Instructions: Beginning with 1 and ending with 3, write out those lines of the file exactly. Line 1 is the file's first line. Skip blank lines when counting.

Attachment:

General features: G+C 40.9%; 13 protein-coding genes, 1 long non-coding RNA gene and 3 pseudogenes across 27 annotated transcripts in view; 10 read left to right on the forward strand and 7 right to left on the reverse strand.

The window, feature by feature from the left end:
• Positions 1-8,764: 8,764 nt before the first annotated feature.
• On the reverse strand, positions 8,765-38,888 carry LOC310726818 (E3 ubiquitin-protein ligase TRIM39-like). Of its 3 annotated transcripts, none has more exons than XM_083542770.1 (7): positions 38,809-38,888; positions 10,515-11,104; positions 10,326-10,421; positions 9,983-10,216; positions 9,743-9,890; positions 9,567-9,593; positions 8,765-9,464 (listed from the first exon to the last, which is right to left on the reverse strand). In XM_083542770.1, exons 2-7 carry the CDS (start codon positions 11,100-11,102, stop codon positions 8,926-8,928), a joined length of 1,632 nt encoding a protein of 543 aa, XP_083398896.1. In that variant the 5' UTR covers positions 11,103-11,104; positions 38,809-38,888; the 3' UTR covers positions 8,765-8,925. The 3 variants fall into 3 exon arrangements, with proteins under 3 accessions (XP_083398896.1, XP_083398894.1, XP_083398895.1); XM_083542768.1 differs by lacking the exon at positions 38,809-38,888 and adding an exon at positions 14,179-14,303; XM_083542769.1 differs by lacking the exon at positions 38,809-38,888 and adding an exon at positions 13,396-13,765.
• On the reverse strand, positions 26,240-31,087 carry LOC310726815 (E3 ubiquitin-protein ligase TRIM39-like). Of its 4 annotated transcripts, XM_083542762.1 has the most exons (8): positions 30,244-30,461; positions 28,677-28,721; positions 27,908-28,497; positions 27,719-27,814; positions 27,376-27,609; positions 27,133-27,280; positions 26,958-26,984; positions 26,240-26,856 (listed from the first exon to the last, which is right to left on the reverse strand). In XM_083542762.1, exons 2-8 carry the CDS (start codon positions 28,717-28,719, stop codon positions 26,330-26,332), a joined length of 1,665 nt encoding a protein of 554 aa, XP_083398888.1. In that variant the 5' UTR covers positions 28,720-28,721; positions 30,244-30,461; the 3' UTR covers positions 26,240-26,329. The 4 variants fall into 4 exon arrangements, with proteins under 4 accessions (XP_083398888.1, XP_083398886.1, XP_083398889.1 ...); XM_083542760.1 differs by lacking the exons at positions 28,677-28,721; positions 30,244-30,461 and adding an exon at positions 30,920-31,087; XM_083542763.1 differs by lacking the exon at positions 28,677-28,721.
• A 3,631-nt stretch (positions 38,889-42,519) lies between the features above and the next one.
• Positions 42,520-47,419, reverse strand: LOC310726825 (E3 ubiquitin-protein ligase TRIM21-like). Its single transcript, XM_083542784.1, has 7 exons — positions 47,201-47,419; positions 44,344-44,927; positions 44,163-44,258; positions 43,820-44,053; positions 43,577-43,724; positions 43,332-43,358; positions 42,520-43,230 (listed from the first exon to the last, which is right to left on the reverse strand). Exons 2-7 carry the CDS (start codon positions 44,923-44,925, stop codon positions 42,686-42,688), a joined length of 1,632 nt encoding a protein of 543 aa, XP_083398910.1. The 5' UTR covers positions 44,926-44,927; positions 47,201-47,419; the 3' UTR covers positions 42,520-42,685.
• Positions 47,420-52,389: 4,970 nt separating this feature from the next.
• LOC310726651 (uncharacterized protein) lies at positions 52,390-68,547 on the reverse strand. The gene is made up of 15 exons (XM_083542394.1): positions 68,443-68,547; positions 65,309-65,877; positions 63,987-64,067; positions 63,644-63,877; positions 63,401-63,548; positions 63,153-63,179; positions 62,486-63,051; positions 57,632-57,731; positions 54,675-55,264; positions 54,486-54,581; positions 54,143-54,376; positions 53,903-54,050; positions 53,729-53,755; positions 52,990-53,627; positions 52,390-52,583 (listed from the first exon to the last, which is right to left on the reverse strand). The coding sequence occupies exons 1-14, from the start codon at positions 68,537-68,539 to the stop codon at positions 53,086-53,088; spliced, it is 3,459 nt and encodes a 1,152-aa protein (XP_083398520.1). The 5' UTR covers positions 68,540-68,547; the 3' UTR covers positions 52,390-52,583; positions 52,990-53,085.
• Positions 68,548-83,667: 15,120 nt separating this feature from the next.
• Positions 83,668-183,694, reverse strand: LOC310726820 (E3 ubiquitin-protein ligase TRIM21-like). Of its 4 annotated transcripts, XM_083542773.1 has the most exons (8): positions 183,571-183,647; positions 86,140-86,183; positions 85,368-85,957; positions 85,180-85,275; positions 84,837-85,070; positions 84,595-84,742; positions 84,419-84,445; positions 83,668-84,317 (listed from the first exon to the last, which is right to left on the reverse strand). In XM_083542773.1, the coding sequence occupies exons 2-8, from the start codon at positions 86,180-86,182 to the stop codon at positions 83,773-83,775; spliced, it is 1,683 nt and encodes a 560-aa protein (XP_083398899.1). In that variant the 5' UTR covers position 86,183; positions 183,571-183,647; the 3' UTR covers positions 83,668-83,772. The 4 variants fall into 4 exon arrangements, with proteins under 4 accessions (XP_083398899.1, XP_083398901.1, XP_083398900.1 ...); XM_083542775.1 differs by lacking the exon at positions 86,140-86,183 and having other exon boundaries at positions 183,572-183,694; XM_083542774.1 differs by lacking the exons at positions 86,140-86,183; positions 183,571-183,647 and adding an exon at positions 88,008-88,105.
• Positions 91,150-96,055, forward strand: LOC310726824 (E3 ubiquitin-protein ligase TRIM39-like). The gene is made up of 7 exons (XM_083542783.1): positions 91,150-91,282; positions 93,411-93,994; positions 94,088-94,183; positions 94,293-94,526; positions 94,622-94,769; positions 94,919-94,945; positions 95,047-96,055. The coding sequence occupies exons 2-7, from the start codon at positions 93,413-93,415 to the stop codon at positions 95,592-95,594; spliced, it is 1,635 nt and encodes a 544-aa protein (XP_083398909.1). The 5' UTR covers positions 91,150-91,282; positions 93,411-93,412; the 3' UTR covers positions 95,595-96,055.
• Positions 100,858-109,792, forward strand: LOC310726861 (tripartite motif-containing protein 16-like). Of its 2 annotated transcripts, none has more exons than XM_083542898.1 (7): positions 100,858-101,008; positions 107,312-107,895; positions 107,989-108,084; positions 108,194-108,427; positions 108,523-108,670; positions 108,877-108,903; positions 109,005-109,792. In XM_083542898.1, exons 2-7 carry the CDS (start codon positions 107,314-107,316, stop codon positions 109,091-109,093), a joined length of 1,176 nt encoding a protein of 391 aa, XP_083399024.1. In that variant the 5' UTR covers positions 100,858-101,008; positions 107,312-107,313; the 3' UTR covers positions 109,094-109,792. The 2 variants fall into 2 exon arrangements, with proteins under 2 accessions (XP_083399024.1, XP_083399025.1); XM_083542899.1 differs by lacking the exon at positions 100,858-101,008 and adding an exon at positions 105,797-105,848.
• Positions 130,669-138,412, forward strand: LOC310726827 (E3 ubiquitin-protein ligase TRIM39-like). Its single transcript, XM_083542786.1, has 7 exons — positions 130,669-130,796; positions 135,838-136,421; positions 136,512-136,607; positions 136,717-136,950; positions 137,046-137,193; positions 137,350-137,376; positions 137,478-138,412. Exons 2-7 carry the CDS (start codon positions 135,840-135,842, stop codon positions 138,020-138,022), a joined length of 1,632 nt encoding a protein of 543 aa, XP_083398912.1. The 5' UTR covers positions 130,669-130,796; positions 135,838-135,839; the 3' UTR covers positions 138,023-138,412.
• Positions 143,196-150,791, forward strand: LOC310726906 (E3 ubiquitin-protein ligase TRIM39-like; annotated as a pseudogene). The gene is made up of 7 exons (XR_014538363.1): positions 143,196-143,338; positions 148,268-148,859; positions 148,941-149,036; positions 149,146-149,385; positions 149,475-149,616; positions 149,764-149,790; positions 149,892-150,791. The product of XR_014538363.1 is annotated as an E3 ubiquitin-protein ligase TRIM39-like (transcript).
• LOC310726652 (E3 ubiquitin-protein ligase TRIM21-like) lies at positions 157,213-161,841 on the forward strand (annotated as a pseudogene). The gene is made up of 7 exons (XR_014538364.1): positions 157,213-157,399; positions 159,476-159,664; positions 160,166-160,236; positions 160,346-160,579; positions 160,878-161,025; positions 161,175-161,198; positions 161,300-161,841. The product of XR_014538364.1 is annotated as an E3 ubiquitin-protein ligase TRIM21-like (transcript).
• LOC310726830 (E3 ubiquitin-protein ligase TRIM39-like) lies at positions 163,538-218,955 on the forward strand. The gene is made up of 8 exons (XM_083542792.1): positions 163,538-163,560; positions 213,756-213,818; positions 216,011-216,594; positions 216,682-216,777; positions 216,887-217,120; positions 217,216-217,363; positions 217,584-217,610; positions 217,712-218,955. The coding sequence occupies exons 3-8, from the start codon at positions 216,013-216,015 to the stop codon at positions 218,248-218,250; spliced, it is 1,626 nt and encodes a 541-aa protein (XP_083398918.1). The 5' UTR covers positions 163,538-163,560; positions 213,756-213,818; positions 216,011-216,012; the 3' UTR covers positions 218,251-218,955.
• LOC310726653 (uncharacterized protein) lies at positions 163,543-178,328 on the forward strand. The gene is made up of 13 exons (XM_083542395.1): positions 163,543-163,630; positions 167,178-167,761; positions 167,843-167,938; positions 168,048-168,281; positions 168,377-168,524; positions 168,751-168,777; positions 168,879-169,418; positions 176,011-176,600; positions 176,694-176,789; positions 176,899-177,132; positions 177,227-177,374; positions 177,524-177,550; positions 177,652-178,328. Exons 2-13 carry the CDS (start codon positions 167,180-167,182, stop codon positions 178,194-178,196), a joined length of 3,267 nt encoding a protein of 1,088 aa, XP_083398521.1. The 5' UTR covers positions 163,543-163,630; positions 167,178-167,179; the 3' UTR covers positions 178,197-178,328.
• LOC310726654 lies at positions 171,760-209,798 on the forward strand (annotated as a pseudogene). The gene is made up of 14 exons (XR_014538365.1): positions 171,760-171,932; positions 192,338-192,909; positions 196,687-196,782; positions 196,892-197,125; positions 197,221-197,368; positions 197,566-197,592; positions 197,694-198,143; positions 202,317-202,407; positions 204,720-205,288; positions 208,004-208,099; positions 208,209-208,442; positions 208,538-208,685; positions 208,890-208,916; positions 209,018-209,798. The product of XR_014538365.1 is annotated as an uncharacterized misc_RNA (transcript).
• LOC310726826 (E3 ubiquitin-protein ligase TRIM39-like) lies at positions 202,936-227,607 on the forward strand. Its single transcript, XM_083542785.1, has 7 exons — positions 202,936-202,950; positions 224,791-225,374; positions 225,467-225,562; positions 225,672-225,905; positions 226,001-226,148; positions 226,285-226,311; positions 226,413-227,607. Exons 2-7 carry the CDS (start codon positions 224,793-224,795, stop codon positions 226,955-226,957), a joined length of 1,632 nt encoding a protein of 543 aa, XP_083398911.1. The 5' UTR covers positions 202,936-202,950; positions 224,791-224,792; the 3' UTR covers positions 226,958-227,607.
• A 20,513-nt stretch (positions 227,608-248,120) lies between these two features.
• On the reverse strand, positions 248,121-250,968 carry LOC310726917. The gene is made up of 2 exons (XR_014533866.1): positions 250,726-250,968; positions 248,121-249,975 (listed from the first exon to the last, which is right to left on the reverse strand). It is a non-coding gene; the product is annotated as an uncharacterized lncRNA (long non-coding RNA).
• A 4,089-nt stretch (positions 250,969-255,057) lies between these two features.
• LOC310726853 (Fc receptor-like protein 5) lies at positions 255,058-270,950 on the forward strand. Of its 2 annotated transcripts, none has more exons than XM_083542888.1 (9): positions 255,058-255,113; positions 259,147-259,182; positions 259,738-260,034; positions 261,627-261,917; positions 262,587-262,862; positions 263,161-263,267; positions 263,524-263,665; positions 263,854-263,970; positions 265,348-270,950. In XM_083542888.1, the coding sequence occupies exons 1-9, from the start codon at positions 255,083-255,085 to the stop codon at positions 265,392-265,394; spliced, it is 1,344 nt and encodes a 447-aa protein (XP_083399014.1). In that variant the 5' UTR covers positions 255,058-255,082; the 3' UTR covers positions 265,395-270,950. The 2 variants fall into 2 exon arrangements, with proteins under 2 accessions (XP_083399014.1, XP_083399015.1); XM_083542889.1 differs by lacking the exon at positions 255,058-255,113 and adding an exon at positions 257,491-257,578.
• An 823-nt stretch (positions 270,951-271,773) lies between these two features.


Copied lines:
General features: G+C 40.9%; 13 protein-coding genes, 1 long non-coding RNA gene and 3 pseudogenes across 27 annotated transcripts in view; 10 read left to right on the forward strand and 7 right to left on the reverse strand.

The window, feature by feature from the left end:
• Positions 1-8,764: 8,764 nt before the first annotated feature.